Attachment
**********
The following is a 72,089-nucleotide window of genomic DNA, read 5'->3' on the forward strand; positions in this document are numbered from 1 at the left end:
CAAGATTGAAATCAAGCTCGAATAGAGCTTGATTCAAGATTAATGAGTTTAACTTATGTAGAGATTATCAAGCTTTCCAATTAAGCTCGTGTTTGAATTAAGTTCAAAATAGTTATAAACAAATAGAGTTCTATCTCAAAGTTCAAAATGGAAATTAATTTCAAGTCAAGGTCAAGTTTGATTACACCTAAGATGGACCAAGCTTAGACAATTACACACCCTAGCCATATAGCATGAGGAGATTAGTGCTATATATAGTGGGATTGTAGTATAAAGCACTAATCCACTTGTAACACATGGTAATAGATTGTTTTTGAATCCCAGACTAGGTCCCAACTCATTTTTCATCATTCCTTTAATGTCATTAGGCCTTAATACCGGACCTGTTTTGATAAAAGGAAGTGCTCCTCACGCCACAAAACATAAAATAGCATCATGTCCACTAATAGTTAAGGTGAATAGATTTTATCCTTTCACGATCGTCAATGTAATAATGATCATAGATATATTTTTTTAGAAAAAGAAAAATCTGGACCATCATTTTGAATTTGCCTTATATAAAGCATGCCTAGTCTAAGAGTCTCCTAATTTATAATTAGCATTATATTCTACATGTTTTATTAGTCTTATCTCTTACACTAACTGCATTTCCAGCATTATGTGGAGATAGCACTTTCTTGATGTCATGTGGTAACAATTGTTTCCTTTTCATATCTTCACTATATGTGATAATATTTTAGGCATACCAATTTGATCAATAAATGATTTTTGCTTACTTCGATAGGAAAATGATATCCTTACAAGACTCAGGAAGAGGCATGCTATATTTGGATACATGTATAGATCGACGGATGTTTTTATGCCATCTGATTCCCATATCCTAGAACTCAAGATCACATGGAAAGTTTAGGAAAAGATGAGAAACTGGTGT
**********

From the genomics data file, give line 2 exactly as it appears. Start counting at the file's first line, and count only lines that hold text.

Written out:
CAAGATTGAAATCAAGCTCGAATAGAGCTTGATTCAAGATTAATGAGTTTAACTTATGTAGAGATTATCAAGCTTTCCAATTAAGCTCGTGTTTGAATTAAGTTCAAAATAGTTATAAACAAATAGAGTTCTATCTCAAAGTTCAAAATGGAAATTAATTTCAAGTCAAGGTCAAGTTTGATTACACCTAAGATGGACCAAGCTTAGACAATTACACACCCTAGCCATATAGCATGAGGAGATTAGTGCTATATATAGTGGGATTGTAGTATAAAGCACTAATCCACTTGTAACACATGGTAATAGATTGTTTTTGAATCCCAGACTAGGTCCCAACTCATTTTTCATCATTCCTTTAATGTCATTAGGCCTTAATACCGGACCTGTTTTGATAAAAGGAAGTGCTCCTCACGCCACAAAACATAAAATAGCATCATGTCCACTAATAGTTAAGGTGAATAGATTTTATCCTTTCACGATCGTCAATGTAATAATGATCATAGATATATTTTTTTAGAAAAAGAAAAATCTGGACCATCATTTTGAATTTGCCTTATATAAAGCATGCCTAGTCTAAGAGTCTCCTAATTTATAATTAGCATTATATTCTACATGTTTTATTAGTCTTATCTCTTACACTAACTGCATTTCCAGCATTATGTGGAGATAGCACTTTCTTGATGTCATGTGGTAACAATTGTTTCCTTTTCATATCTTCACTATATGTGATAATATTTTAGGCATACCAATTTGATCAATAAATGATTTTTGCTTACTTCGATAGGAAAATGATATCCTTACAAGACTCAGGAAGAGGCATGCTATATTTGGATACATGTATAGATCGACGGATGTTTTTATGCCATCTGATTCCCATATCCTAGAACTCAAGATCACATGGAAAGTTTAGGAAAAGATGAGAAACTGGTGT